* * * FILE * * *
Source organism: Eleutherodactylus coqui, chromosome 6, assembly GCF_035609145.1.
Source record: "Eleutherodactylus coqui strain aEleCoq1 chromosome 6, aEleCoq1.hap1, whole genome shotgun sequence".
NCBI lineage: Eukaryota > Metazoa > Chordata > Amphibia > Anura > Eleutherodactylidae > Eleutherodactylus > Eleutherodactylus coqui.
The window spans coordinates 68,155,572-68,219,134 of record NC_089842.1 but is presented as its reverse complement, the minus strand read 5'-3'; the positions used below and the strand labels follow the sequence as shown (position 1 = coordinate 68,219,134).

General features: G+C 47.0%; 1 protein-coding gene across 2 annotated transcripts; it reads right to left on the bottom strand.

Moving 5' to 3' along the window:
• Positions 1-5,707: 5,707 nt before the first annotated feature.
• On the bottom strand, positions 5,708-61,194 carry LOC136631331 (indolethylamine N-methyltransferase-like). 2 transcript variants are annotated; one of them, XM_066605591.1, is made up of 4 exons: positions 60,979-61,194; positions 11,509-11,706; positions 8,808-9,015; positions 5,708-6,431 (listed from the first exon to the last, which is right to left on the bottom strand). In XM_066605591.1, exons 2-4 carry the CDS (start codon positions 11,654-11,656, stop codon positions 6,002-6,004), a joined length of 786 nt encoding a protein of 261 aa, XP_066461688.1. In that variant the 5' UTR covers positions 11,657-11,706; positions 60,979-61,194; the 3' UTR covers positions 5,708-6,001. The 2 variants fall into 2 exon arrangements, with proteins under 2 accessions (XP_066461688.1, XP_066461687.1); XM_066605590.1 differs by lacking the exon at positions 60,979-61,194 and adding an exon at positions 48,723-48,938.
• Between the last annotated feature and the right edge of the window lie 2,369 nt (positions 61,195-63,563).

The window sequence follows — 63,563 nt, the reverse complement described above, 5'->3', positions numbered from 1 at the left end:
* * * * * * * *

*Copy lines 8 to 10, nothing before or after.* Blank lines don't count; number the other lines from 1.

• On the bottom strand, positions 5,708-61,194 carry LOC136631331 (indolethylamine N-methyltransferase-like). 2 transcript variants are annotated; one of them, XM_066605591.1, is made up of 4 exons: positions 60,979-61,194; positions 11,509-11,706; positions 8,808-9,015; positions 5,708-6,431 (listed from the first exon to the last, which is right to left on the bottom strand). In XM_066605591.1, exons 2-4 carry the CDS (start codon positions 11,654-11,656, stop codon positions 6,002-6,004), a joined length of 786 nt encoding a protein of 261 aa, XP_066461688.1. In that variant the 5' UTR covers positions 11,657-11,706; positions 60,979-61,194; the 3' UTR covers positions 5,708-6,001. The 2 variants fall into 2 exon arrangements, with proteins under 2 accessions (XP_066461688.1, XP_066461687.1); XM_066605590.1 differs by lacking the exon at positions 60,979-61,194 and adding an exon at positions 48,723-48,938.
• Between the last annotated feature and the right edge of the window lie 2,369 nt (positions 61,195-63,563).

The window sequence follows — 63,563 nt, the reverse complement described above, 5'->3', positions numbered from 1 at the left end: